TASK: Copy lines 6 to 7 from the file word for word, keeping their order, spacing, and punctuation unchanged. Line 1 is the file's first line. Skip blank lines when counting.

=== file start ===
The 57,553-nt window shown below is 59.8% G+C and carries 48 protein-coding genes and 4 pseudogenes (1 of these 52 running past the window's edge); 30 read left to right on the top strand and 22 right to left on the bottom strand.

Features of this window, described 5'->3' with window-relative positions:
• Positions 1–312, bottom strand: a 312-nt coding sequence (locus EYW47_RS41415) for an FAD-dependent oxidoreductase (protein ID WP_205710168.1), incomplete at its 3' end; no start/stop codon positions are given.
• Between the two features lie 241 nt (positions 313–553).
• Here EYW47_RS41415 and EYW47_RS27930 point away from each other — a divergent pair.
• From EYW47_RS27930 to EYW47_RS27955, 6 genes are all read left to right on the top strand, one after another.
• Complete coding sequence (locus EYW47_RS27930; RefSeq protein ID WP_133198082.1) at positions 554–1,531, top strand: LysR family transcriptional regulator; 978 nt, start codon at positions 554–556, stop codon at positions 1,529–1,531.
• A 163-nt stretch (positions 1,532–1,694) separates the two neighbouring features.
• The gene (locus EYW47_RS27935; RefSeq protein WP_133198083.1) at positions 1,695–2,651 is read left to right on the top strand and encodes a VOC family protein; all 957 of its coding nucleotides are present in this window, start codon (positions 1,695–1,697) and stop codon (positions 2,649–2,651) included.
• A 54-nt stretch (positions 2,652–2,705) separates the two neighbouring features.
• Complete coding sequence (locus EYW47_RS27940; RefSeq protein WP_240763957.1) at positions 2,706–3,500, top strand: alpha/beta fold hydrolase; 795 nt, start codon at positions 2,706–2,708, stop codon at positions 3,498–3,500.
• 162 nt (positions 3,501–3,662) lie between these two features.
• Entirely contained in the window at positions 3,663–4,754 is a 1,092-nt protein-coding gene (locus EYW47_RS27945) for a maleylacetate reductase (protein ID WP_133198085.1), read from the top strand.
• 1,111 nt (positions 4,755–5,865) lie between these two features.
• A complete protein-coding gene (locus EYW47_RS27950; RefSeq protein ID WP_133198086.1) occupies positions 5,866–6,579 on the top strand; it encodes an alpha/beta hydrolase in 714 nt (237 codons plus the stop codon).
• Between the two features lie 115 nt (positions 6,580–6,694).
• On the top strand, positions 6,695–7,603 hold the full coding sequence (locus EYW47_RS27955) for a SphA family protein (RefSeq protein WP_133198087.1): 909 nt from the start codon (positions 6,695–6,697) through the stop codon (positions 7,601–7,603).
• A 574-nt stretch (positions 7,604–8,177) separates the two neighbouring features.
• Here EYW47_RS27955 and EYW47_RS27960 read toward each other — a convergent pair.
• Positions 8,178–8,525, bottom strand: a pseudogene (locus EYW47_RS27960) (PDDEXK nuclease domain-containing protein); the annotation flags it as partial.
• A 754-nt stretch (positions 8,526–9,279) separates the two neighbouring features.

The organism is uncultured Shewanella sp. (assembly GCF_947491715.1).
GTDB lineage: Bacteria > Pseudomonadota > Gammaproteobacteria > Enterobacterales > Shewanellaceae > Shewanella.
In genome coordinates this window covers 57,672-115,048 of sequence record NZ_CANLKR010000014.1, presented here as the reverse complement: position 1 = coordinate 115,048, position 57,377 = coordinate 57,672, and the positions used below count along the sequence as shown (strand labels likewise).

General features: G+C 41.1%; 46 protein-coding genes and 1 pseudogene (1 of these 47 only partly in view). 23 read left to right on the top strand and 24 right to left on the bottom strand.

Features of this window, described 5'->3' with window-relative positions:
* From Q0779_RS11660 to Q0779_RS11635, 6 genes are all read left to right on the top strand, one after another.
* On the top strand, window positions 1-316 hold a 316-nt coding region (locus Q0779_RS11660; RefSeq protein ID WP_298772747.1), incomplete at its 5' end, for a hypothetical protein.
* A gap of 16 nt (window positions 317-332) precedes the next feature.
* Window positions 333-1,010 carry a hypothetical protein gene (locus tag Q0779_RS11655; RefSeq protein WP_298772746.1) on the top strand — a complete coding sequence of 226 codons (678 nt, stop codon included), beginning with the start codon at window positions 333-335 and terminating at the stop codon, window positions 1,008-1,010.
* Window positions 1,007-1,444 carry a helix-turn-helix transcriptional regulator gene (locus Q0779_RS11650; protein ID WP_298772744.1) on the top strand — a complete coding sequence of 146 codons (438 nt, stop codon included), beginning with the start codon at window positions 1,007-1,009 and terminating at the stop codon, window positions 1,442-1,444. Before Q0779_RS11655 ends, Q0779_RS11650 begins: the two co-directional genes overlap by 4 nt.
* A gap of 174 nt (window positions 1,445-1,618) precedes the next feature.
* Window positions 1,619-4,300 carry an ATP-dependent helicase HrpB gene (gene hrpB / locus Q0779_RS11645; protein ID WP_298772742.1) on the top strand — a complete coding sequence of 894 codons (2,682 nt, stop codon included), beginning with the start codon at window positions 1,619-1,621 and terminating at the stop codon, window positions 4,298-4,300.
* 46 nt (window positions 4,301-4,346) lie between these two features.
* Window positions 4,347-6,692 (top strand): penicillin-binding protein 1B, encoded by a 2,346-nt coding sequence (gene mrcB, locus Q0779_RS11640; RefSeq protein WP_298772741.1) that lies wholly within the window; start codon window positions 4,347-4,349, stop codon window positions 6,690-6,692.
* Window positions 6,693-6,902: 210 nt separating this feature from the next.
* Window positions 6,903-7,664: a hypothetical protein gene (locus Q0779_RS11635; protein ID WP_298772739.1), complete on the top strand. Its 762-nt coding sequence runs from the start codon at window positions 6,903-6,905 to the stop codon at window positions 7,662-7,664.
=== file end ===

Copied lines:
• From EYW47_RS27930 to EYW47_RS27955, 6 genes are all read left to right on the top strand, one after another.
• Complete coding sequence (locus EYW47_RS27930; RefSeq protein ID WP_133198082.1) at positions 554–1,531, top strand: LysR family transcriptional regulator; 978 nt, start codon at positions 554–556, stop codon at positions 1,529–1,531.